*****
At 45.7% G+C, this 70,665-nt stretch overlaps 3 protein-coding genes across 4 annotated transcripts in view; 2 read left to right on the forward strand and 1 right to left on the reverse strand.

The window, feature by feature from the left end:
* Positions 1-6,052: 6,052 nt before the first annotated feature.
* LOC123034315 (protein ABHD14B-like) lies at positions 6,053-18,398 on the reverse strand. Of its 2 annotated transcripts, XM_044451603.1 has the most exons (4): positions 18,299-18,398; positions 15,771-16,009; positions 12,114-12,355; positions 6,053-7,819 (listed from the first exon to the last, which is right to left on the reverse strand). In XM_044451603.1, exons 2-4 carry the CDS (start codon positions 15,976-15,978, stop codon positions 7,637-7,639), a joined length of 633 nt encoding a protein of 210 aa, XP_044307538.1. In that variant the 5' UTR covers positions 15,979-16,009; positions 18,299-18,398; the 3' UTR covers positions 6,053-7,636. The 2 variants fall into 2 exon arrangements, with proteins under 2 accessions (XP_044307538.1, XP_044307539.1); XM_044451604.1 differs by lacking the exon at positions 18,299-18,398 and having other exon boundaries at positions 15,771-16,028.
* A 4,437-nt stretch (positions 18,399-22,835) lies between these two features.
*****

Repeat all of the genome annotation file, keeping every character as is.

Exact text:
At 45.7% G+C, this 70,665-nt stretch overlaps 3 protein-coding genes across 4 annotated transcripts in view; 2 read left to right on the forward strand and 1 right to left on the reverse strand.

The window, feature by feature from the left end:
* Positions 1-6,052: 6,052 nt before the first annotated feature.
* LOC123034315 (protein ABHD14B-like) lies at positions 6,053-18,398 on the reverse strand. Of its 2 annotated transcripts, XM_044451603.1 has the most exons (4): positions 18,299-18,398; positions 15,771-16,009; positions 12,114-12,355; positions 6,053-7,819 (listed from the first exon to the last, which is right to left on the reverse strand). In XM_044451603.1, exons 2-4 carry the CDS (start codon positions 15,976-15,978, stop codon positions 7,637-7,639), a joined length of 633 nt encoding a protein of 210 aa, XP_044307538.1. In that variant the 5' UTR covers positions 15,979-16,009; positions 18,299-18,398; the 3' UTR covers positions 6,053-7,636. The 2 variants fall into 2 exon arrangements, with proteins under 2 accessions (XP_044307538.1, XP_044307539.1); XM_044451604.1 differs by lacking the exon at positions 18,299-18,398 and having other exon boundaries at positions 15,771-16,028.
* A 4,437-nt stretch (positions 18,399-22,835) lies between these two features.